Growing your own herbs for health

Fresh herbs are the best way to add flavour and a nutritional boost to your cooking.  Whether in garden beds or pots on your window sill, you'll be amazed at how easy it is to grow herbs at home. It’s very satisfying and you’ll make a big saving on your grocery bill!


Eating herbs fresh from the garden is also the best way to capture their full nutritional value as plants start to lose nutrients 30 minutes after being harvested. Below is our list of 10 of the best herbs for your health, along with recipes and tips for growing them yourself.



Basil is a versatile herb that can be used in many different cuisines. It goes especially well in Italian dishes when paired with tomatoes and will also freshen up your salads and stir frys. The essential oils in basil contain antioxidant, anti-inflammatory and anti-bacterial properties. Basil plants love the morning sun but can wilt in extreme temperatures so place them somewhere they’ll be protected from the hot afternoon sun. Try these recipes…

Basil infused chicken

Kale, basil and cashew pesto



These mild garlic and onion flavoured herbs are packed with anti-viral, anti-bacterial and anti-fungal properties. They are high in Vitamin A, Vitamin C, calcium, iron and folic acid and are one of the richest sources of Vitamin K (thought to have a role in bone health). Chop them up and add to dips, a potato salad or scrambled eggs.



Coriander is one of those herbs people either love or hate. Researchers have found that coriander has a detoxifying effect on the body and may assist with clearing the body of lead, aluminium and mercury. The Coriander plant loves the sun and thrives in our warm climate. Add to fish, use in Mexican inspired salads and salsas or add to your stir fries. The roots are fantastic in curry pastes too!



Parsley is the most common of all herbs, perhaps because it’s the easiest to grow. It will happily multiply and spread when planted in the ground, so plant in pots if you want to keep it contained. Parlsey is rich in many vitamins including Vitamin C, B 12, K and A, which helps to keep your immune and nervous systems strong. Try this refreshing Tangelo, parsley and lemon juice.



Traditionally Rosemary has been used to improve memory, relieve muscle and joint pain, stimulate hair growth and support the circulatory and nervous systems. It is also a good source of Vitamin E and other powerful antioxidants. It’s a hardy perennial that will last the distance, even in dry soil. It pairs beautifully with meat, use the woody stem as skewers to impart a subtle flavour into your lamb koftas. Rosemary and potatoes are also devine, try our recipe for Pizza bianca potato and rosemary.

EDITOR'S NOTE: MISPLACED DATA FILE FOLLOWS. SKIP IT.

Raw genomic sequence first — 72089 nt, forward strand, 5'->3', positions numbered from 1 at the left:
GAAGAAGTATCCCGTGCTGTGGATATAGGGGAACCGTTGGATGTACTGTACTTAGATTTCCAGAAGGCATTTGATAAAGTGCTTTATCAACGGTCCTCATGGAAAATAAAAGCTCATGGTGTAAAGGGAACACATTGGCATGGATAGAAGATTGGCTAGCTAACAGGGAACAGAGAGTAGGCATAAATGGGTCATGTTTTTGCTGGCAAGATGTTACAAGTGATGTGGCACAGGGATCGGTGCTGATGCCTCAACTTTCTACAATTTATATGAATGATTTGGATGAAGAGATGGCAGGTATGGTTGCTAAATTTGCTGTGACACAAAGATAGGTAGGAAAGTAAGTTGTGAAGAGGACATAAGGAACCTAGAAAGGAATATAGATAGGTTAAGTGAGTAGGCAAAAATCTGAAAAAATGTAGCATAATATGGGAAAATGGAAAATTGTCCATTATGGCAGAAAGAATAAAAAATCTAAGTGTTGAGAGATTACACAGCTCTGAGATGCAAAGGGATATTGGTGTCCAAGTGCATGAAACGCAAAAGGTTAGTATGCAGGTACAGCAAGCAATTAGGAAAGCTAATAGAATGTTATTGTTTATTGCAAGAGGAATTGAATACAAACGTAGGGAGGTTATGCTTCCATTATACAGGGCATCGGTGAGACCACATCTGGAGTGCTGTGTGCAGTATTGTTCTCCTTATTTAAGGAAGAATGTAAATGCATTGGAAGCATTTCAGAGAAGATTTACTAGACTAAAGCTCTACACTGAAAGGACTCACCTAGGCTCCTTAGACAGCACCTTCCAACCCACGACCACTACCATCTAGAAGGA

Spearmint, Vietnamese mint, apple mint and choc mint are just some of the many varieties available. Add to your green smoothies and juices or make the most amazing tea from the fresh leaves. It is said to relieve anxiety and tension. It will grow like crazy so keep in pots if you need to contain the plant. Try this recipe for Quinoa with salmon and mint pesto.


Gotu Kola

Described as “nature’s pharmacy” gotu kola contains Vitamins A,B,C and D and minerals including calcium, chromium, cobalt, magnesium, manganese, phosphorus, selenium, silica and zinc. It is also a powerful anti-inflammatory which is great for reducing back and joint pain! This little ground cover will grow happily in shady spots. It can be made into a tea, mixed into green smoothies or just eat the leaves fresh picked from the garden.



Sage is anti-hypertensive, anti-inflammatory and anti-microbial. Plus it helps to lower blood sugar levels. Sage pairs really well with poultry and fish or can be added to melted butter to create a decadent sauce. This gluten free bread spiced with sage and apple cider is also a must make!


Lemon Balm

A herb belonging to the mint family, lemon balm is often used to treat anxiety, sleep disorders and improve digestion. It also speeds up the healing of cold sores. It can be added to salads or soak the leaves in hot water to make a tea at night. Make your own tea mix at home with this recipe for Don’t sweat the small stuff tea.



Not your common herb variety, sorrel is making its way onto restaurant menus, often picked fresh from their herb garden out the back. Sorrel leaves are rich in Vitamin A, Vitamin C, iron, calcium and magnesium. The tangy, lemon flavoured leaves are great to add to salads and soups and pair beautifully with Salmon.